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Whitney Sossou had a vision for the African Students’ Union Foundation since last year when she served as ASU’s Vice President of External Affairs. This semester, she established the foundation as a parting gift to ASU before graduating in May and completing her term as president.

“We did some community work in Syracuse, but I thought it was time to go overseas,” said Sossou, the ASU president.

The Syracuse University African Students’ Union launched the ASU Foundation on March 3 in hopes of giving back to underserved communities in Africa. Sossou said the foundation embodies ASU’s goal of helping those in need beyond providing space for the African Diaspora.

“We don’t want ASU to stop in Syracuse,” Sossou said. “We really want to represent our countries here but also have an effect on the different African countries.”



This year, Sossou received the Women of Distinction award at the Phi Beta Sigma Fraternity, Inc. Black Expressions Night for starting the ASU Foundation.

Previously, ASU worked to facilitate the arrival of incoming refugees from Sudan to Syracuse by cleaning designated accommodations, constructing beds, and performing other housework to make these spaces livable. As a result, ASU received the On The Rise award in February at the 31st Annual Delta Sigma Theta Sorority, Inc. Scholarship Night. The award was given for ASU’s distinction in support of the people of African refugees in Syracuse.

Currently, ASU is working with The Wanted Children Foundation, which will help the foundation fund, allocate resources, and manage the distance between ASU in Syracuse and foundations in Africa.

Starting the foundation required research to understand what the scope of helping as a student organization might be, said ASU secretary and sophomore at SU Aminata Sylla.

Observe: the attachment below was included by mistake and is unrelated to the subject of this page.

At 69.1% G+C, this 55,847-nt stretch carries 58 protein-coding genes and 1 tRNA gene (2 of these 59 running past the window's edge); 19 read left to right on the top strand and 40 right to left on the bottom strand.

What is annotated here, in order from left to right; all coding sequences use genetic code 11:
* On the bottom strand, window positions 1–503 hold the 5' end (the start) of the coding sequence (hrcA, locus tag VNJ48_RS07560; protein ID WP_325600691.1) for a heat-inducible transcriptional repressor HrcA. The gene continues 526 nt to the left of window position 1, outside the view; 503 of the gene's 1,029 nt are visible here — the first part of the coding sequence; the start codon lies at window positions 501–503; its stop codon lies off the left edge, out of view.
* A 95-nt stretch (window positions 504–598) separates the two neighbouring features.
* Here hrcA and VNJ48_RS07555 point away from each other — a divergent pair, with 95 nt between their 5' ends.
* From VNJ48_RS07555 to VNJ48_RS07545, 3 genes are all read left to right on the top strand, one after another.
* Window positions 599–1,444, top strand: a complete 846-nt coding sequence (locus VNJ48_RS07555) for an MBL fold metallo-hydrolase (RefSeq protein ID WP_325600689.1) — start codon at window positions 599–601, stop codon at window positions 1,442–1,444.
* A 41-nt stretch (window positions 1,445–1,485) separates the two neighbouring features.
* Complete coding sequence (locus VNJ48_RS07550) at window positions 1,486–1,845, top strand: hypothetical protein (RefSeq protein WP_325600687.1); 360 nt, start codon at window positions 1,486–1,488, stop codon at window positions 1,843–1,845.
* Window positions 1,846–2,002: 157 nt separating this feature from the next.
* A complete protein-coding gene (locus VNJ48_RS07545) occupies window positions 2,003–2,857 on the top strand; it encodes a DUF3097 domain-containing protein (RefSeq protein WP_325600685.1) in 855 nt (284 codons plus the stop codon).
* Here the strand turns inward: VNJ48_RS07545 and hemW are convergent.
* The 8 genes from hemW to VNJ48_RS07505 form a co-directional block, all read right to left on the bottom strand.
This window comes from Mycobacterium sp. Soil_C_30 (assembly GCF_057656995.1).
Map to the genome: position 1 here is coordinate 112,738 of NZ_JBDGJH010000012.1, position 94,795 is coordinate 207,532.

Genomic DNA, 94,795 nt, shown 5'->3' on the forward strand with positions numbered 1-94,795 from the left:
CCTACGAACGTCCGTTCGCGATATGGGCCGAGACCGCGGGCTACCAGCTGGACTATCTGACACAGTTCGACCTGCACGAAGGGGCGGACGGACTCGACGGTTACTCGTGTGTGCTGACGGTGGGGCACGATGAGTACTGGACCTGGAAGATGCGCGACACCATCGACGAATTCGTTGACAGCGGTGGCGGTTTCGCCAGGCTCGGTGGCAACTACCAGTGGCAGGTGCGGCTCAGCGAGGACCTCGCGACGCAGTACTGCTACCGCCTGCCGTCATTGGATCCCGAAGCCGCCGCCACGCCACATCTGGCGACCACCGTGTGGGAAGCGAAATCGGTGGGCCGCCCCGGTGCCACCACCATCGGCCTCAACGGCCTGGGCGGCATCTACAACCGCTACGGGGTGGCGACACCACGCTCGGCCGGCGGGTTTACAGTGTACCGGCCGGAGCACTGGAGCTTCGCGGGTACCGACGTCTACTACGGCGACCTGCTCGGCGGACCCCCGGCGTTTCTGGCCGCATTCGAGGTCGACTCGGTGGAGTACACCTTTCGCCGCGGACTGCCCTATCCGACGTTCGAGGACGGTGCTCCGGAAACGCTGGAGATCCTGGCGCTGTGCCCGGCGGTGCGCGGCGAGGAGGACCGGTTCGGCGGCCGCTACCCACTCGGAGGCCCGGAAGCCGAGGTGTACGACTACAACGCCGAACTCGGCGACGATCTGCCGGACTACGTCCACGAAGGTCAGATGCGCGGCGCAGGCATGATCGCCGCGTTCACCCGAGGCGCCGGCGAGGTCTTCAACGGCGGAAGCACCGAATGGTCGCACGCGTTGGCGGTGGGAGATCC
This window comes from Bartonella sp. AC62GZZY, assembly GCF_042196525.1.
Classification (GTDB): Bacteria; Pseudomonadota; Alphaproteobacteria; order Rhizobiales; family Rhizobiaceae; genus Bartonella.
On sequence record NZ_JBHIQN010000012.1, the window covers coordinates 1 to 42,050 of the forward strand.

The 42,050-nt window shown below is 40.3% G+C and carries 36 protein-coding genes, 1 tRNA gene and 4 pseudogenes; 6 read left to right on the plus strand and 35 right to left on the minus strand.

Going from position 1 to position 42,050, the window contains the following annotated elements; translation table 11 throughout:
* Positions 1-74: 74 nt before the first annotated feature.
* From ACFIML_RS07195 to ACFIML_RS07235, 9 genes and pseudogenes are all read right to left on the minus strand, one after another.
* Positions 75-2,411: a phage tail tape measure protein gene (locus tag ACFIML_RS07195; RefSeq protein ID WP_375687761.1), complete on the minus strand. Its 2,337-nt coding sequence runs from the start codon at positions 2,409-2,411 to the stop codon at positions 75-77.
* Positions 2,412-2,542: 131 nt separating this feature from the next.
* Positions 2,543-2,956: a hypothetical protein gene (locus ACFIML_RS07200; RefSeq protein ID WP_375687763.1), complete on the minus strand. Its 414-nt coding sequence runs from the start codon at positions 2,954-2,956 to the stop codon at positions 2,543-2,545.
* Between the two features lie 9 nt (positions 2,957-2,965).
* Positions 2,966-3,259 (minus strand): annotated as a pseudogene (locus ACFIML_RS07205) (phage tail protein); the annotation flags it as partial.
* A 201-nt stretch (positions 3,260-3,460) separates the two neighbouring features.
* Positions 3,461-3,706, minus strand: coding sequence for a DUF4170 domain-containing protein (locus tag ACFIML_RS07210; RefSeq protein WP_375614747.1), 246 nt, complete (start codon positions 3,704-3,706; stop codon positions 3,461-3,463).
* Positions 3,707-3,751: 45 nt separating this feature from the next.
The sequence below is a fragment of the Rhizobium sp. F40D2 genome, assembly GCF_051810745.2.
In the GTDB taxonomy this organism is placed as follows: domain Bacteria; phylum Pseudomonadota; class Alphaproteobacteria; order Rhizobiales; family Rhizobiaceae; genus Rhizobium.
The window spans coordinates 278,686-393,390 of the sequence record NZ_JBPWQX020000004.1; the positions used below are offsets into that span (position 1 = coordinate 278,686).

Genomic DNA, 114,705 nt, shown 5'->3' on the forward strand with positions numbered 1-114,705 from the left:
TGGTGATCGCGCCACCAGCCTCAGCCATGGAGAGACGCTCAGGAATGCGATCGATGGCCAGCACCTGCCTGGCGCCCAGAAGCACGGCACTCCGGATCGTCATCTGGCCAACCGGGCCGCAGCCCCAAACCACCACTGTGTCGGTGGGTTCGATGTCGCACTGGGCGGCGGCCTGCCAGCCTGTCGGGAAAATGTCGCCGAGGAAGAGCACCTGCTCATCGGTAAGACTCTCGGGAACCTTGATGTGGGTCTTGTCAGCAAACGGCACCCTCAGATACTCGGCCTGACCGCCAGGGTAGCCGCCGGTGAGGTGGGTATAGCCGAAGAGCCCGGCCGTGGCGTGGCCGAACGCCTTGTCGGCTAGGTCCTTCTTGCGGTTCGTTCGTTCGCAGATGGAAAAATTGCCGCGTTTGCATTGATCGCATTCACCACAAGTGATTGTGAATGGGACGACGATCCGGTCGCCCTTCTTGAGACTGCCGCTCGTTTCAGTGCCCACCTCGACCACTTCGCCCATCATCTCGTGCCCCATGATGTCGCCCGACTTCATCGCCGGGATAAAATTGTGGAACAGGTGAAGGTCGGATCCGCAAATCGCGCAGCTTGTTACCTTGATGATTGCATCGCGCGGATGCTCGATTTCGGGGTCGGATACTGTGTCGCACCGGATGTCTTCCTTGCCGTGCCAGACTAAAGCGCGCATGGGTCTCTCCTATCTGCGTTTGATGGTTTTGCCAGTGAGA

“The foundation has been in the works for a few months now,” Sylla said. “It was not an easy process because it was a new initiative that the organization took on, and our communication with other foundations and charities inside and outside the United States was a bit difficult but was not impossible.”

ASU has contacts in Nigeria and Ghana to ensure that its work has the impact on the community as intended by the foundation, Sossou said. He also plans to work with Amnesty International as well as The Cuppy Foundation and Jesse’s Blessing, she added.

This month, ASU plans to host their first ASU Foundation event this month, with the majority of proceeds going towards their first initiative, the H20 Project. They are raising funds to build a water borehole for villages in Nigeria.

“In rural areas where they don’t have nearby access to drinking water, instead of providing us with filters, it is better to help them build a well. A good quality drill costs around $4,000,” Sossou said.

Sossou called the event an “Iftar with ASU”. The all-inclusive buffet, which will include an entrance fee, was proposed by ASU board members who observe the Islamic month of Ramadan, Sossou said.

Ultimately, ASU plans to work to help meet children’s needs, such as raising funds for hearing aids or overcrowded orphanages, Sossou said. She said she also hopes that once the foundation takes off and grows, it can work on several projects at once based in different African countries.

The beginning of the foundation has personal significance for many ASU members. Sylla, who grew up in Senegal, said she admires that the ASU Foundation was created by students.

“We left our home country not only to give ourselves a better life, but also to take advantage of this opportunity we have to give back to the community we grew up in,” Sylla said.

Vice President Nicole Boadu, who was born and raised in Ghana, also has a unique understanding of breaking down stereotypes of Africa while also wanting to raise awareness. Boadu, a SU junior, said living in Ghana made her realize the wealth disparity in her home country and that although poverty exists, that is not all Africa is. .

“Africa has a lot of resources. … There are some big cities in Africa, but there are also people struggling,” Boadu said. “Experiencing that and then coming to college and finding a group that understands that and wants to give back to their community makes me feel fulfilled.”